These Marines Just Published a How-To Guide on Hiding from Enemy Drones

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Lance Cpl. Jesse R. Siqueiros sights in on his target during Exercise Forest Light in Japan.
Lance Cpl. Jesse R. Siqueiros sights in on his target during Exercise Forest Light 12-01 at the Hijudai Maneuver Area, Oita prefecture, Japan Aug. 21, 2012. (U.S. Marine Corps/Lance Cpl. Jose D. Lujano)

You're a Marine operating with your squad at a forward location with little cover. A lookout spots a small, lightweight drone -- not a friendly -- flying far overhead. What do you do?

A new manual independently compiled by 11 seasoned Marines and veterans aims to answer that question and provide much more guidance to ground troops seeking to avoid detection against a growing enemy threat. Published at the end of June, the 96-page guide proposes a standard operating procedure, or SOP, for Marines training for and operating in an environment where enemy drones, more formally known as unmanned aerial systems, are part of the terrain.

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Published on the unofficial infantry skills training website 2ndbn5thmar.com, the guide proposes code words Marines can use to signal that a UAS has been spotted; to tell the unit to camouflage itself; and to order an attack on the drone. It also offers detailed guidance on effective camouflage, building on existing practices such as covering a helmet with foliage and a vehicle with netting and adding in newer precautions such as heat signature masking.

The Marine Corps has yet to publish official training and readiness manuals for the force that address enemy UAS camouflage protocol with this level of specificity. But that's common, said Capt. Walker Mills, a coauthor on the new SOP manual.

Mills, who is now an exchange officer at the Colombian Naval Academy in Cartagena, told Military.com that developing new military procedures and protocols often begins as a decentralized process. While serving as a platoon commander at 2nd Battalion, 1st Marines, out of Camp Pendleton, California, Mills said he had written his own after-action review for his battalion following an exercise in which an RQ-11 Raven drone was used to simulate an enemy UAS.

What stood out to him, he said, was the vulnerability of troops on the ground when confronted with one of these little eyes in the sky.

"You can find Marines really easily, and if you used mortars, you could hit these guys," he said.

So when retired Marine Corps Lt. Col. Brendan McBreen reached out to him about contributing to the enemy UAS camouflage document, Mills readily contributed his thoughts. Other authors include faculty at The Basic School and School of Infantry-West.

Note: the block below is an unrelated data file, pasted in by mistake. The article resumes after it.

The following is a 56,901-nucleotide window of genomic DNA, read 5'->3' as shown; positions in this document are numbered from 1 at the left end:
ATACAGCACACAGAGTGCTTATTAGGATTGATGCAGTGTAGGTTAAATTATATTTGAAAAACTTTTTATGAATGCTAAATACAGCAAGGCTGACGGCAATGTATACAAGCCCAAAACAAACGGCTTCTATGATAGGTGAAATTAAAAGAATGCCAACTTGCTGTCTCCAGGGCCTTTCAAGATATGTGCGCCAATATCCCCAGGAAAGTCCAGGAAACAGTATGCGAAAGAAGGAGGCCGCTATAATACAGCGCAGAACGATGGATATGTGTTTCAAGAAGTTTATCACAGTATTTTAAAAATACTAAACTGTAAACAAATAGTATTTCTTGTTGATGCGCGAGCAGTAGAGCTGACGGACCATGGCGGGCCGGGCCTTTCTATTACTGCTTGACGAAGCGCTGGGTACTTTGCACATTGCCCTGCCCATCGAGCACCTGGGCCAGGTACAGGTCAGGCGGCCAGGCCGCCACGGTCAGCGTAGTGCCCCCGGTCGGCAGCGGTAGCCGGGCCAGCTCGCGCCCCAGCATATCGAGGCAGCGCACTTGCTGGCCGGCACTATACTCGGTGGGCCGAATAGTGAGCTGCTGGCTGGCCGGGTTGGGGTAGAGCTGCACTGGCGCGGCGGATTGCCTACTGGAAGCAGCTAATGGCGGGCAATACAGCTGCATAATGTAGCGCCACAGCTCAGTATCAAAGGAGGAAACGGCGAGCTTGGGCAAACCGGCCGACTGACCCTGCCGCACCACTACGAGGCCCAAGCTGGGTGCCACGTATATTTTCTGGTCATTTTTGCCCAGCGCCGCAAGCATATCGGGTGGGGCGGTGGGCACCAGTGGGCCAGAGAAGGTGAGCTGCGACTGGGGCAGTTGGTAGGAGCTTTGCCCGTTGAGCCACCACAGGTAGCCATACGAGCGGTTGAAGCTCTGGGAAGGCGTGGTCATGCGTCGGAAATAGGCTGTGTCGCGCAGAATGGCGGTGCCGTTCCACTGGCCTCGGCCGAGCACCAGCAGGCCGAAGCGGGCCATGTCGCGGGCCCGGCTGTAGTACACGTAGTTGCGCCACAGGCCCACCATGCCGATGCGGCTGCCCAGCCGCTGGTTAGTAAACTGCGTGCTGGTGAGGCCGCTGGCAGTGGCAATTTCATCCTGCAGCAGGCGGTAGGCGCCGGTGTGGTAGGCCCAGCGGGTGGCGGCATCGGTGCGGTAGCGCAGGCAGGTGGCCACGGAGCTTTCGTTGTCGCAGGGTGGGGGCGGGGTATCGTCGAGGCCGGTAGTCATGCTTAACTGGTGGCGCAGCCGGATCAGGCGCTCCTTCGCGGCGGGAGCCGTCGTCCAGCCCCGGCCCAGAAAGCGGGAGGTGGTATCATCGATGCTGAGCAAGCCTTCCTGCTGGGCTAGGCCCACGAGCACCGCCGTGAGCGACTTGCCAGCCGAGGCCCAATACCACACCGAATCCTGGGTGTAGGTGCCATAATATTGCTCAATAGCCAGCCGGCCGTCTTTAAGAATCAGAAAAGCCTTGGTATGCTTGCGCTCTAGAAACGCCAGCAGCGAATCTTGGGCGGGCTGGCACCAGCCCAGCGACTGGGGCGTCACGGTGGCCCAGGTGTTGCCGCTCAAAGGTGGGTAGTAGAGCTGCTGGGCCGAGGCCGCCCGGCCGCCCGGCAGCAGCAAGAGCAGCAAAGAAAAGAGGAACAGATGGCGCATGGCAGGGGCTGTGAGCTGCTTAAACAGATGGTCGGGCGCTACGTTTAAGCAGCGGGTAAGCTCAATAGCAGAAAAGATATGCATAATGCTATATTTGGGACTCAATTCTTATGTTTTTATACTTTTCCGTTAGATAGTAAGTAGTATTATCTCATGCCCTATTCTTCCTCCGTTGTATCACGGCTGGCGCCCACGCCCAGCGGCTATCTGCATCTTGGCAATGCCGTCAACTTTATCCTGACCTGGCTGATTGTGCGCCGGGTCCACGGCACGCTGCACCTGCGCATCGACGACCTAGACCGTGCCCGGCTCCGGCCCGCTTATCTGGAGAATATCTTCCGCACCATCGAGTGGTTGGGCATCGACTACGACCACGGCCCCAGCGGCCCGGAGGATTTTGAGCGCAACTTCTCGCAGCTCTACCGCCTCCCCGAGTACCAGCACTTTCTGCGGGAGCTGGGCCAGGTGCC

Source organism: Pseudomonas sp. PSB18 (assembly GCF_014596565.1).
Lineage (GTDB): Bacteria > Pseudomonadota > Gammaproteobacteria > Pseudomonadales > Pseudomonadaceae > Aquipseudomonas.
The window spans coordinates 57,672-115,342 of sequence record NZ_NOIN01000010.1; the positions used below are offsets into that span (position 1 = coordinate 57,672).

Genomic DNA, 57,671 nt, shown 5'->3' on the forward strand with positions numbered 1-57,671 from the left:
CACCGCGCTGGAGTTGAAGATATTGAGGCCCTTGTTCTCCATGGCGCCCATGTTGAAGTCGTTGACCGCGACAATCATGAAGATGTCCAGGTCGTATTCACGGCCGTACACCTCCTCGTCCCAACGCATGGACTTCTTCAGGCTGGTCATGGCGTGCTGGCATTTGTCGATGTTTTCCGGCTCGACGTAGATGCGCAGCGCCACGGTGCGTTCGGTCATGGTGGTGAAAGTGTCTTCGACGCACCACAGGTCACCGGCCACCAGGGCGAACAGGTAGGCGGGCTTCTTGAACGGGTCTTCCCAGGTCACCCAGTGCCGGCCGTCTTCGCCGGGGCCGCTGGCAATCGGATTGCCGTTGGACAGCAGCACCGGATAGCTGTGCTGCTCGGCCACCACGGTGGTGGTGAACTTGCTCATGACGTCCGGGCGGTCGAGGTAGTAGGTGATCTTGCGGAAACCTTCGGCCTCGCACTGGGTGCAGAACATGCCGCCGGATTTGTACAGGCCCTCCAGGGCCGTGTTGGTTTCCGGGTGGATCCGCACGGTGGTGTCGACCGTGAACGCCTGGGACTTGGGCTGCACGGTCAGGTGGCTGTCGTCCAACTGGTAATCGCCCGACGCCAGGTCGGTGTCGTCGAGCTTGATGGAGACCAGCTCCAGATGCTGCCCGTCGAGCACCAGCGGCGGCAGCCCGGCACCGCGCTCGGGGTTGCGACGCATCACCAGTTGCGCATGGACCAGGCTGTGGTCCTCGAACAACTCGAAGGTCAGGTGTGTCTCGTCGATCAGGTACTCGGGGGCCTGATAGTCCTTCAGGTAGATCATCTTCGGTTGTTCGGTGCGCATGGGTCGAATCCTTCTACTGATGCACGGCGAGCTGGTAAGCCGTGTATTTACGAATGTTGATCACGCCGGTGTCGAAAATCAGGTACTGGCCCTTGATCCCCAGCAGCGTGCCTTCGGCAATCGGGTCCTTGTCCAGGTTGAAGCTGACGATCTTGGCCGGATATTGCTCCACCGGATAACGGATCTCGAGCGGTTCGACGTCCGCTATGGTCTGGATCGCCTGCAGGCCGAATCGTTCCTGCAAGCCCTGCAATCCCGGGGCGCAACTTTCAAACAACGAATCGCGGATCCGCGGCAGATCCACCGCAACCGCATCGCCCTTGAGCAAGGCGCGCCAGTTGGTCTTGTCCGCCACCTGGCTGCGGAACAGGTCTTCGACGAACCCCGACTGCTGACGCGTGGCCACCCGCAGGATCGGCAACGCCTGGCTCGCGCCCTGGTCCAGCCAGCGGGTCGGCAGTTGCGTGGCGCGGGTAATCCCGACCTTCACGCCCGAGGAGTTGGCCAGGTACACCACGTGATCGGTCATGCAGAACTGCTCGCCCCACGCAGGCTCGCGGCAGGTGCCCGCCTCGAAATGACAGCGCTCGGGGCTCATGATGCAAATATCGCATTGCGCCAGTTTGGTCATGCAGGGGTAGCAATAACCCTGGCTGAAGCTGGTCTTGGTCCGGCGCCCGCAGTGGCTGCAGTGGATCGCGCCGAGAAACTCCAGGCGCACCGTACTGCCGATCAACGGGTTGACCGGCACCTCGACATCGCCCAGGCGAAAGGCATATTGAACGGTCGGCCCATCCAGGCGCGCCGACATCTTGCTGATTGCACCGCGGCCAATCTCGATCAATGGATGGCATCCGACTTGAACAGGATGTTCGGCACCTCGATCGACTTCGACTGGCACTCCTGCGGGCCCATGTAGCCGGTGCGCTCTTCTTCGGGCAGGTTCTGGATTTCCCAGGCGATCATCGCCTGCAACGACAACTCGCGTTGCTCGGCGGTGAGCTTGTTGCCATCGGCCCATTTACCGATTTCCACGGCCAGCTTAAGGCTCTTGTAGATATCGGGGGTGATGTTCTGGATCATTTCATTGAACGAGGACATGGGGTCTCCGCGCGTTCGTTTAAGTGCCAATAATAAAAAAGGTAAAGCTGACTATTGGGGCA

The Marine Corps, Mills noted, was rightly cautious in issuing operational guidance that every Marine would have to adhere to, particularly in a rapidly changing environment in which much was still being learned.

"They don't want to write it down and put it in the manual until it's generally accepted everywhere else," he said. "It's almost incumbent on the fleet Marines to figure out what are the [tactics, techniques and procedures]. ... Hey, what do we think we should be doing."

Officials with Marine Corps Training and Education Command acknowledged a query from Military.com about the effort but said they could not immediately provide a response.

Much of the camouflage guidance within the manual, such as painting rifles and employing vehicle dispersion, is established best practice. More complex proposals, such as masking the shapes of tents with netting and using thermal blankets to mask heat signature, represent not so much new information as the introduction of an aerial threat that has largely been absent in the last few decades of fighting.

"This isn't necessarily ground-breaking stuff," Mills said. "We've kind of collected it and said, 'Hey, Marines, maybe it's time to dust off some of those old manuals and bring those back.' The environment over the last 20 years has not really forced us to place a premium on camouflage. The current environment and the commandant's planning guidance [both indicate] ... 'Hey, we need to worry about this a little bit more.'"

Having protocols and instructions that address enemy drone threat situations also helps counteract the impulse to freeze at the moment of confrontation, Mills said. But the prevailing goal, he said, is to avoid detection altogether.

"To be found is to be targeted, and to be targeted is to be killed," he said.

-- Hope Hodge Seck can be reached at hope.seck@military.com. Follow her on Twitter at @HopeSeck.

Related: Finding New Ways to Fight Enemy Drones a 'Top Priority' for the Pentagon

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